“I think a lot has been done,” Harris said. “Just getting sewer, water, streets, electricity, all of those in with no additional cost to the county or the city other than the participation and the tax increment financing, that’s accomplishing a great deal already, but I would really like to see us getting some businesses in there,”

Audra Hoy, director of business and economic development for GO-EDC, said the partnership between the city and the county to purchase the land had never been done before.

Hoy said the long-term goal is to have airport accessible businesses and businesses who don’t need constant access to the taxiway under one aviation umbrella.

“Our long-term thought was always to have airport accessible businesses, maintenance repair and overhaul shops, aircraft manufacturers, on the closer side to the airport,” Hoy said. “Then the east side would be those supporting the industry.”

Hoy also said without a solid timeline for development, businesses are going to be reluctant to set up here.

“There are people who are interested in being in Oshkosh because we’re the home of general aviation, and they want to set up their businesses here,” Hoy said. “Being airport accessible is critical to their success. Without a solid timeline for development, businesses are going to be a little soft on making that move because they want to make sure that they can function, and I think we’re on that path to development.”

According to Hoy, it is important to GO-EDC for the aviation park to succeed.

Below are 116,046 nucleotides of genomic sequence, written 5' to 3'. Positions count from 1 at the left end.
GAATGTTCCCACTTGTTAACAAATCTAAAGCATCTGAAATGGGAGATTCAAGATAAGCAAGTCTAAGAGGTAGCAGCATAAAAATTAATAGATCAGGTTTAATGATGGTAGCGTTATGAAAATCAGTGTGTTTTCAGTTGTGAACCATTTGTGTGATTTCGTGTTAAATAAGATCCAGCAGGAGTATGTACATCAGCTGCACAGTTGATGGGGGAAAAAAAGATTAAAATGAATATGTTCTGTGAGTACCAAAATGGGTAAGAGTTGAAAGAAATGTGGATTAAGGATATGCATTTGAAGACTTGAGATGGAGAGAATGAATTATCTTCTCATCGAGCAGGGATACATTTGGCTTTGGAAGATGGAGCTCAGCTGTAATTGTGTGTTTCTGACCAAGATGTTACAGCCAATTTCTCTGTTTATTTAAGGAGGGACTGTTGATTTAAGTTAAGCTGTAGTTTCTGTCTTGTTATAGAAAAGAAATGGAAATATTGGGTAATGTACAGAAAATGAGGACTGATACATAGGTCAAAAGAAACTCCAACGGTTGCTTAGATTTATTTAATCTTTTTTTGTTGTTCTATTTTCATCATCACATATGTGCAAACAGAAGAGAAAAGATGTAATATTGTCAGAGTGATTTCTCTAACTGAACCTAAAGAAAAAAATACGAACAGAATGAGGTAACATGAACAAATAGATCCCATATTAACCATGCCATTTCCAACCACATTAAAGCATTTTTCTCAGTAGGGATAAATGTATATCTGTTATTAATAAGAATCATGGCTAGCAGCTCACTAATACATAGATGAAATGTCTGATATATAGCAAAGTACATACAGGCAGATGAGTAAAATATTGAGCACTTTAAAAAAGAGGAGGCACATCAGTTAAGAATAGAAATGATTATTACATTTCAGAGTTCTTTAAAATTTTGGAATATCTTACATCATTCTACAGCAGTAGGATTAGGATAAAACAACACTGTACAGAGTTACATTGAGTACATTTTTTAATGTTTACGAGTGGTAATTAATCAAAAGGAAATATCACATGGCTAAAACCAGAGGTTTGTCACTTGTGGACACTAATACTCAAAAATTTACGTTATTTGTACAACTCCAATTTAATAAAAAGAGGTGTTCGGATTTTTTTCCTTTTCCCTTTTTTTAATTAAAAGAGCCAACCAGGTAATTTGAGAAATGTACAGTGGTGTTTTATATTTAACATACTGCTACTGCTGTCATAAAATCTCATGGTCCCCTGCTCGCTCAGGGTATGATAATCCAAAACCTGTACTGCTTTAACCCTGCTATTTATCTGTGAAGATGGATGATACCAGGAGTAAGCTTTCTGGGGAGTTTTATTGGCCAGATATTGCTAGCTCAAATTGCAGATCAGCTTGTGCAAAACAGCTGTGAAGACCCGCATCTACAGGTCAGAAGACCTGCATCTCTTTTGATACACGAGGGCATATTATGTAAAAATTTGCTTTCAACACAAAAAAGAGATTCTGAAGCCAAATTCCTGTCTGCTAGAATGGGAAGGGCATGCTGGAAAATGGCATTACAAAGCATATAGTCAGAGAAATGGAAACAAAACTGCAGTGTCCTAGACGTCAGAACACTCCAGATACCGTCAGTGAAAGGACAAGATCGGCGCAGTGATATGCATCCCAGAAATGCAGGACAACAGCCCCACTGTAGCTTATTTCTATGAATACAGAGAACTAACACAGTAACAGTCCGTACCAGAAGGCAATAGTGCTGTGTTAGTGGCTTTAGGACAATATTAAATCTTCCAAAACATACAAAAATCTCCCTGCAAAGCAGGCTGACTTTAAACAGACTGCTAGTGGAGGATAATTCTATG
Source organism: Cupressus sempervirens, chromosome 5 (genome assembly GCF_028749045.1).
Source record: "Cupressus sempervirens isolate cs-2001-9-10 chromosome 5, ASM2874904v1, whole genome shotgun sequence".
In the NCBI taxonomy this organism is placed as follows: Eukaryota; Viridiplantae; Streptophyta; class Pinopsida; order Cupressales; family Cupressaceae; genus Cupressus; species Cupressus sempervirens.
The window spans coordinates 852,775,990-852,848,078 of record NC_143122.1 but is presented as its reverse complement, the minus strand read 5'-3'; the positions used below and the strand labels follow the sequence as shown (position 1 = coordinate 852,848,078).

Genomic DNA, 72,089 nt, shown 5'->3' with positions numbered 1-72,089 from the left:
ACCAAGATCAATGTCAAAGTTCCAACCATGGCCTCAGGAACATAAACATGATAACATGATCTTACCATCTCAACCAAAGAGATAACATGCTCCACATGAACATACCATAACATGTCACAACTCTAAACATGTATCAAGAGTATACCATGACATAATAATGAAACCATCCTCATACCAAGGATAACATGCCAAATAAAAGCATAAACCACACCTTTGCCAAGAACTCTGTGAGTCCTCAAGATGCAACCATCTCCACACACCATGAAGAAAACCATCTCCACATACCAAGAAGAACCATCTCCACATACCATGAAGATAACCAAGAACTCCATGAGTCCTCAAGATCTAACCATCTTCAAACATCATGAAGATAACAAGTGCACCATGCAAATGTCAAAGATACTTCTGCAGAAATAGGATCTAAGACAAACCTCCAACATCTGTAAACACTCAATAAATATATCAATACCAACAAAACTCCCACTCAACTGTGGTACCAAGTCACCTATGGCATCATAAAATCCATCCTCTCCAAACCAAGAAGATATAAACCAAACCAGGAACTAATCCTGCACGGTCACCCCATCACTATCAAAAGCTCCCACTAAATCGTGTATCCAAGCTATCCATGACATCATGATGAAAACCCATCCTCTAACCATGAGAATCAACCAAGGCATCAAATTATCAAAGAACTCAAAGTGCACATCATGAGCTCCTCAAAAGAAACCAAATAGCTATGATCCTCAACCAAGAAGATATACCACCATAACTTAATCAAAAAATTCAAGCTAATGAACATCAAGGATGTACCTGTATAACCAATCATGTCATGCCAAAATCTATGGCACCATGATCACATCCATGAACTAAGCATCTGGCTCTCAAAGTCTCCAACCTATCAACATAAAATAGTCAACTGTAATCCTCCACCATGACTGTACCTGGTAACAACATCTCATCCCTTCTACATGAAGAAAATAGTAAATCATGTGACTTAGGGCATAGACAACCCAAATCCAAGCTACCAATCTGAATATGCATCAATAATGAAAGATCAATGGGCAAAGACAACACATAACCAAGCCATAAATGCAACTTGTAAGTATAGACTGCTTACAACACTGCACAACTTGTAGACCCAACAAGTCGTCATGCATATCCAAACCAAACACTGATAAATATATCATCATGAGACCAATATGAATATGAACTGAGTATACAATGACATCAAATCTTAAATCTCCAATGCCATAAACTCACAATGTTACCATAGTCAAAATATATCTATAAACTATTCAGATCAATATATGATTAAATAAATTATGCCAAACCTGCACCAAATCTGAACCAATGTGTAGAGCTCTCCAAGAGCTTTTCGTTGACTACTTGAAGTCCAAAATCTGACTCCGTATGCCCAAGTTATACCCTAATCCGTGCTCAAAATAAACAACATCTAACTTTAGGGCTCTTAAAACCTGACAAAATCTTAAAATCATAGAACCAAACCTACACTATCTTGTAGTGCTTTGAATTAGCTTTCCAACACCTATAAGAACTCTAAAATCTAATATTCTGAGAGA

“We all want to see this succeed, we have an amazing airport, with amazing tenants here, and we really have something to be proud of in this community, so we all want to see it succeed.” Hoy said.  

Hoy also said that recent turnover at the airport may slow down the timeline. But Harris said that it is his hope to have the taxiway voted on by early 2018.

Herman said that he doesn’t think it will be an issue to get the grant for reimbursement.

“They have gotten a ton of grants at Wittmann in the past to build runways, so I would think they would be able to get the grant.” Herman said.

Jason White, GO-EDC president and CEO, said that without the taxiway, Oshkosh won’t have any kind of competitive advantage over other aviation parks.

“A lot of people come here for aviation every year, but people aren’t necessarily coming here with the idea of locating a business here,” White said. “If we don’t have that asset well established, then there are other aviation parks out there that are more built out and that do have more aviation companies than we have year round.”

Photo shows a rendering of the Aviation Business Park, courtesy of Greater Oshkosh Economic Development Corp.

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Christina Basken

Christina is a junior at the University of Wisconsin Oshkosh majoring in journalism, public relations and
religious studies. She is currently interning at the Oshkosh Independent as a news reporter and at UWO as a
social media specialist. In her free time Christina enjoys doing photography and writing for The Advance-Titan.